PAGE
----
Kuaitiao nam tok is a Thai noodle soup; one of its main ingredients is raw blood.

Pork blood soup is a soup that uses pork blood as its primary ingredient. Additional ingredients may include barley and herbs such as marjoram,[1] as well as other foods and seasonings. Some versions are prepared with coagulated pork blood and other coagulated pork offal, such as intestine, liver and heart.[2]



Pork blood soup is soup in Chinese cuisine, and was consumed by laborers in Kaifeng "over 1,000 years ago", along with offal dumplings called jiaozi.[3]

Czech Republic

Prdelačka is a traditional Czech pork blood soup made during the pig slaughter season.[4] It is prepared with pork blood pudding, potato, onion and garlic as primary ingredients.[5]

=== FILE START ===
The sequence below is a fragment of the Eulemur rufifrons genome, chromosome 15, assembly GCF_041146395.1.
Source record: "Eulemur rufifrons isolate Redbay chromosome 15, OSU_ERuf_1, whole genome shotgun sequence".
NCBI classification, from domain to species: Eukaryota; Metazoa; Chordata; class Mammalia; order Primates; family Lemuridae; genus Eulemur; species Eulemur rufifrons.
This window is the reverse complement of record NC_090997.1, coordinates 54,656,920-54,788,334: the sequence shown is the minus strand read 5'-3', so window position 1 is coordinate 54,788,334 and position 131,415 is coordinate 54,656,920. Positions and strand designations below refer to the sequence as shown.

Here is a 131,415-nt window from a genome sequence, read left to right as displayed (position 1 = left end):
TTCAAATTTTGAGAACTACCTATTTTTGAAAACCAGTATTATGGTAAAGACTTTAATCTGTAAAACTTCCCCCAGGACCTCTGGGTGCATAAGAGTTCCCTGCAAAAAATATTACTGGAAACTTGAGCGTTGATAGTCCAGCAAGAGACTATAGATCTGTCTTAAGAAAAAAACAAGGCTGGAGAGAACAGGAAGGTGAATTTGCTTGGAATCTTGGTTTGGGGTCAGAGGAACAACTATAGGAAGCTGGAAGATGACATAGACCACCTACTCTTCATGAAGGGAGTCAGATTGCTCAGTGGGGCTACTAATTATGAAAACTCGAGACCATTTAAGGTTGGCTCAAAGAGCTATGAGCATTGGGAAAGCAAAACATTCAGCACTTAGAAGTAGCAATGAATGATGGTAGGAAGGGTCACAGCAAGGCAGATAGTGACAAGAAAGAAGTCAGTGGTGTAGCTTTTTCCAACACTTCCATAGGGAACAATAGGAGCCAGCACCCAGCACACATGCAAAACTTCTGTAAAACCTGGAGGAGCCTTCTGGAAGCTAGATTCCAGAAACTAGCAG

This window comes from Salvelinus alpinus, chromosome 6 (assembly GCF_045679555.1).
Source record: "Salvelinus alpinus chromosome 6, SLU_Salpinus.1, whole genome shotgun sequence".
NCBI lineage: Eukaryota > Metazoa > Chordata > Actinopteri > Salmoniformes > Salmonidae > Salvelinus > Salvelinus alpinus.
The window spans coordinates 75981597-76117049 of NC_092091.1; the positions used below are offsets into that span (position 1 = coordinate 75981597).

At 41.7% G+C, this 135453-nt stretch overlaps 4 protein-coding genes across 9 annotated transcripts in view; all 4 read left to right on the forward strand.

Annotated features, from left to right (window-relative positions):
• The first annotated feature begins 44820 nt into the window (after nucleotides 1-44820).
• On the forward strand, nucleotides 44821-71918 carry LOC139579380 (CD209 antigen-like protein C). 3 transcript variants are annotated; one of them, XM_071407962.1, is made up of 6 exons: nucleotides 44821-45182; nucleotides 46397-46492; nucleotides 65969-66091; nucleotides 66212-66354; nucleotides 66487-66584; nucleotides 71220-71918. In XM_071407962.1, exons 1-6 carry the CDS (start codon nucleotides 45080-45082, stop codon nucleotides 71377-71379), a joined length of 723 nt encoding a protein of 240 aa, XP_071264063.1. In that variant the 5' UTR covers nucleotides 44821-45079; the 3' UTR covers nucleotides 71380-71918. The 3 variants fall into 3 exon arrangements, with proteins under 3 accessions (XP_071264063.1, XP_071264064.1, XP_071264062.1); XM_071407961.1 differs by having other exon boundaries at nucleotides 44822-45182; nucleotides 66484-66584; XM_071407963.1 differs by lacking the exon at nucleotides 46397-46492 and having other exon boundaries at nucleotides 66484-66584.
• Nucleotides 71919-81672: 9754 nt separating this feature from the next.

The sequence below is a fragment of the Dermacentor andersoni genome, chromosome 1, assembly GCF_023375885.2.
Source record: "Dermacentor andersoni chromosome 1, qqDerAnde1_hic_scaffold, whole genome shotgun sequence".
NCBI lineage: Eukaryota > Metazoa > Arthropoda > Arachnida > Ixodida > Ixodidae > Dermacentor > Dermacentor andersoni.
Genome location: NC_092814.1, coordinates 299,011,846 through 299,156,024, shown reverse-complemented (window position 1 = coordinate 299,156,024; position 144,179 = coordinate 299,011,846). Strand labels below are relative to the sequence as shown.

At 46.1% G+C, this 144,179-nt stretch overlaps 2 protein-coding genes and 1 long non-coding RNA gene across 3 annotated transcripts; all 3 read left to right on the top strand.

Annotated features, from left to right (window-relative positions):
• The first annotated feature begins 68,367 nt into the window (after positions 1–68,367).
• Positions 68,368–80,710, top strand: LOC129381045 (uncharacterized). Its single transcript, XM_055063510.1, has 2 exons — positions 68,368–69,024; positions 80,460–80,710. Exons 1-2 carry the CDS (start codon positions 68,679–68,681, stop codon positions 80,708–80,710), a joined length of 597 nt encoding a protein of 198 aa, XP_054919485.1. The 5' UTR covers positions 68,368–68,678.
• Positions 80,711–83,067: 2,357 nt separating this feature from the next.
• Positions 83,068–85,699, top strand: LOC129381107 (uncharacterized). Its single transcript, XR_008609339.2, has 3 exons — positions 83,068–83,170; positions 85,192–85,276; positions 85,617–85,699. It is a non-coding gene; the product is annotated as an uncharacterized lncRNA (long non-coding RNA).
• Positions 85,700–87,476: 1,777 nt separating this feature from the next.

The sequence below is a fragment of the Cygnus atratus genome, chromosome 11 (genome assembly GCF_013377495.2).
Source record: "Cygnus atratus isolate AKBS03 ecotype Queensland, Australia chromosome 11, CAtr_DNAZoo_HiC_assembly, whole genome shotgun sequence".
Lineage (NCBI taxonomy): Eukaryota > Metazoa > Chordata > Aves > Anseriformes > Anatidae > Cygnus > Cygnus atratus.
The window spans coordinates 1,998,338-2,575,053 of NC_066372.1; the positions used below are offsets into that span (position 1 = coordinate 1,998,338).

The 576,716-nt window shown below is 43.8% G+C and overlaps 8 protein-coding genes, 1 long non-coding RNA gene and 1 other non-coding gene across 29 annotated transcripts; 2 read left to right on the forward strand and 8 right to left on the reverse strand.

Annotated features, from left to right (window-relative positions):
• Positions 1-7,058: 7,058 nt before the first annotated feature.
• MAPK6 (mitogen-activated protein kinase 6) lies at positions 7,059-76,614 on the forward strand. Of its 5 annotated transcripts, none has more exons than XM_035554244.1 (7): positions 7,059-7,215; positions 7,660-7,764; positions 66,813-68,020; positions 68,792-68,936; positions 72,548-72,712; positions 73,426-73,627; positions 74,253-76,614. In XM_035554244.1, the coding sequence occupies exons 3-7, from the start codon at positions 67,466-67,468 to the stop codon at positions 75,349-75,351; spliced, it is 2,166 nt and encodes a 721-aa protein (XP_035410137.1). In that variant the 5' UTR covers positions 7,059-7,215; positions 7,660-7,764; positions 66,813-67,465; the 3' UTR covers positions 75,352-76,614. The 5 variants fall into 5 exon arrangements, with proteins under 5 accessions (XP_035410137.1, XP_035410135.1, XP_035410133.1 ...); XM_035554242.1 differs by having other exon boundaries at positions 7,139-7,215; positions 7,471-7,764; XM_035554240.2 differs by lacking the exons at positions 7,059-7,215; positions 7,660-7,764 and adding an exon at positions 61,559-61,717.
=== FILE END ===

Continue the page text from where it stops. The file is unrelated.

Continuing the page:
Pork blood soup is soup in Thai cuisine.[6] Guay Tiao Namtok is a Thai pork blood soup noodle that is prepared with pork blood as a soup base. The dish may come from Chinese cuisine, since some part of southern Chinese evacuated to Thailand for a century. [7]

See also


  1. ^ Sietsema, Robert (January 28, 2012). "Minutes of the Organ Meat Society, Five-Course Dinner at Hospoda". Village Voice. Retrieved 7 September 2014.
  2. ^ Chu, Emily (May 28, 2013). "L.A.'s carnivore cravings satisfied by restaurants". Daily Bruin. Retrieved 7 September 2014.
  3. ^ Offal: A Global History. p. 30.
  4. ^ Czech Radio (February 9, 2007). Recept pro tento den. Accessed March 2012.
  5. ^ Salcedo, Margaux (October 31, 2013). "Whatever the name, 'dinuguan' is delish!". Philippine Daily Inquirer. Retrieved 7 September 2014.
  6. ^ Gordon, James (July 9, 2014). "Where to Find Khao Soi, The Excellent Thai Noodle Dish You're Not Ordering". LA Weekly. Retrieved 7 September 2014.
  7. ^ On the Role of Food Habits in the Context of the Identity and Cultural Heritage of South and South East Asia